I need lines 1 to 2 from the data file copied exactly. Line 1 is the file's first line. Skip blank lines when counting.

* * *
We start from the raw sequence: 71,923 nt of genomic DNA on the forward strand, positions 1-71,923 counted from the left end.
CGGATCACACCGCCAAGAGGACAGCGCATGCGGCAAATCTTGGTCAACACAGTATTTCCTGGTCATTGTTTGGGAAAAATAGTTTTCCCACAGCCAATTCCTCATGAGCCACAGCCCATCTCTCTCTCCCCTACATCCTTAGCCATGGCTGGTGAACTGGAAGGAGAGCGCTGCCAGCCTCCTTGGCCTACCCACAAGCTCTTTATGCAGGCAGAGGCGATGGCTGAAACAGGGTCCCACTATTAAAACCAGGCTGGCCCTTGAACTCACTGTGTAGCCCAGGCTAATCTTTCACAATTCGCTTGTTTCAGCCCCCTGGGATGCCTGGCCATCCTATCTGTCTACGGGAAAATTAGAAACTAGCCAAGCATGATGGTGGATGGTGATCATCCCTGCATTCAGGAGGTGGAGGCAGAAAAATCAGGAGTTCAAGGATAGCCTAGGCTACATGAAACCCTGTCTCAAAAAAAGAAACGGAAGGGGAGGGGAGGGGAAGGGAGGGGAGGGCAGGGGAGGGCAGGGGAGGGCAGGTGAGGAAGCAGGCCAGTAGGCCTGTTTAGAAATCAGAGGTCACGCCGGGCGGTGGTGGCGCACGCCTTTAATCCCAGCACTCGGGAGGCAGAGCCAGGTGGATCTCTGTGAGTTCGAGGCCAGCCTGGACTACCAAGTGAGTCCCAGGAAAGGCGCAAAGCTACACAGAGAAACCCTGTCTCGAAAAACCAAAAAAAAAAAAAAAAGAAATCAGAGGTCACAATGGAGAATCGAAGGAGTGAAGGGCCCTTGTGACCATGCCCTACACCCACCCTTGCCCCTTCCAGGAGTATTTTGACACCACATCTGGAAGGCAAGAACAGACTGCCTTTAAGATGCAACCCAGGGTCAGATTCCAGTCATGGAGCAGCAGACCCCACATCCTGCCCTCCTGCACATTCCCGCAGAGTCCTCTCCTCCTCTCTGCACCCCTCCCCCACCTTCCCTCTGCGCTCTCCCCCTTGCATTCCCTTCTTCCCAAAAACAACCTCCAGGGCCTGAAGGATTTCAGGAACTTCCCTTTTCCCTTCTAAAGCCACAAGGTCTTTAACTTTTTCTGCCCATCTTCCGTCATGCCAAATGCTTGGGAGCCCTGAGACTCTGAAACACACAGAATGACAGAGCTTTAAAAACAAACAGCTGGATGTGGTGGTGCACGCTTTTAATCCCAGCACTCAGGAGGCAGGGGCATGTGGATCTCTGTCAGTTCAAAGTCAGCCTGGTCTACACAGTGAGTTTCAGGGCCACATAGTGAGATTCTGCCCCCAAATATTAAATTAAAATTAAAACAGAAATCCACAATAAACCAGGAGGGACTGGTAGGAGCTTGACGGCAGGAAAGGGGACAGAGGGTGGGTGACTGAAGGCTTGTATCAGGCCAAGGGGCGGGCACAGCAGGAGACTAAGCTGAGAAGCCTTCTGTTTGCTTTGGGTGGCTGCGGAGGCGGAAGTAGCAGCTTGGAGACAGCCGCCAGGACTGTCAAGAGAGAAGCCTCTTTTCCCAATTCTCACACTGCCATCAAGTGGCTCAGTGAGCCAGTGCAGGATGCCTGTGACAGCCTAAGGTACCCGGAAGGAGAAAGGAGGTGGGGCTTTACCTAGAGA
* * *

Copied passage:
We start from the raw sequence: 71,923 nt of genomic DNA on the forward strand, positions 1-71,923 counted from the left end.
CGGATCACACCGCCAAGAGGACAGCGCATGCGGCAAATCTTGGTCAACACAGTATTTCCTGGTCATTGTTTGGGAAAAATAGTTTTCCCACAGCCAATTCCTCATGAGCCACAGCCCATCTCTCTCTCCCCTACATCCTTAGCCATGGCTGGTGAACTGGAAGGAGAGCGCTGCCAGCCTCCTTGGCCTACCCACAAGCTCTTTATGCAGGCAGAGGCGATGGCTGAAACAGGGTCCCACTATTAAAACCAGGCTGGCCCTTGAACTCACTGTGTAGCCCAGGCTAATCTTTCACAATTCGCTTGTTTCAGCCCCCTGGGATGCCTGGCCATCCTATCTGTCTACGGGAAAATTAGAAACTAGCCAAGCATGATGGTGGATGGTGATCATCCCTGCATTCAGGAGGTGGAGGCAGAAAAATCAGGAGTTCAAGGATAGCCTAGGCTACATGAAACCCTGTCTCAAAAAAAGAAACGGAAGGGGAGGGGAGGGGAAGGGAGGGGAGGGCAGGGGAGGGCAGGGGAGGGCAGGTGAGGAAGCAGGCCAGTAGGCCTGTTTAGAAATCAGAGGTCACGCCGGGCGGTGGTGGCGCACGCCTTTAATCCCAGCACTCGGGAGGCAGAGCCAGGTGGATCTCTGTGAGTTCGAGGCCAGCCTGGACTACCAAGTGAGTCCCAGGAAAGGCGCAAAGCTACACAGAGAAACCCTGTCTCGAAAAACCAAAAAAAAAAAAAAAAGAAATCAGAGGTCACAATGGAGAATCGAAGGAGTGAAGGGCCCTTGTGACCATGCCCTACACCCACCCTTGCCCCTTCCAGGAGTATTTTGACACCACATCTGGAAGGCAAGAACAGACTGCCTTTAAGATGCAACCCAGGGTCAGATTCCAGTCATGGAGCAGCAGACCCCACATCCTGCCCTCCTGCACATTCCCGCAGAGTCCTCTCCTCCTCTCTGCACCCCTCCCCCACCTTCCCTCTGCGCTCTCCCCCTTGCATTCCCTTCTTCCCAAAAACAACCTCCAGGGCCTGAAGGATTTCAGGAACTTCCCTTTTCCCTTCTAAAGCCACAAGGTCTTTAACTTTTTCTGCCCATCTTCCGTCATGCCAAATGCTTGGGAGCCCTGAGACTCTGAAACACACAGAATGACAGAGCTTTAAAAACAAACAGCTGGATGTGGTGGTGCACGCTTTTAATCCCAGCACTCAGGAGGCAGGGGCATGTGGATCTCTGTCAGTTCAAAGTCAGCCTGGTCTACACAGTGAGTTTCAGGGCCACATAGTGAGATTCTGCCCCCAAATATTAAATTAAAATTAAAACAGAAATCCACAATAAACCAGGAGGGACTGGTAGGAGCTTGACGGCAGGAAAGGGGACAGAGGGTGGGTGACTGAAGGCTTGTATCAGGCCAAGGGGCGGGCACAGCAGGAGACTAAGCTGAGAAGCCTTCTGTTTGCTTTGGGTGGCTGCGGAGGCGGAAGTAGCAGCTTGGAGACAGCCGCCAGGACTGTCAAGAGAGAAGCCTCTTTTCCCAATTCTCACACTGCCATCAAGTGGCTCAGTGAGCCAGTGCAGGATGCCTGTGACAGCCTAAGGTACCCGGAAGGAGAAAGGAGGTGGGGCTTTACCTAGAGA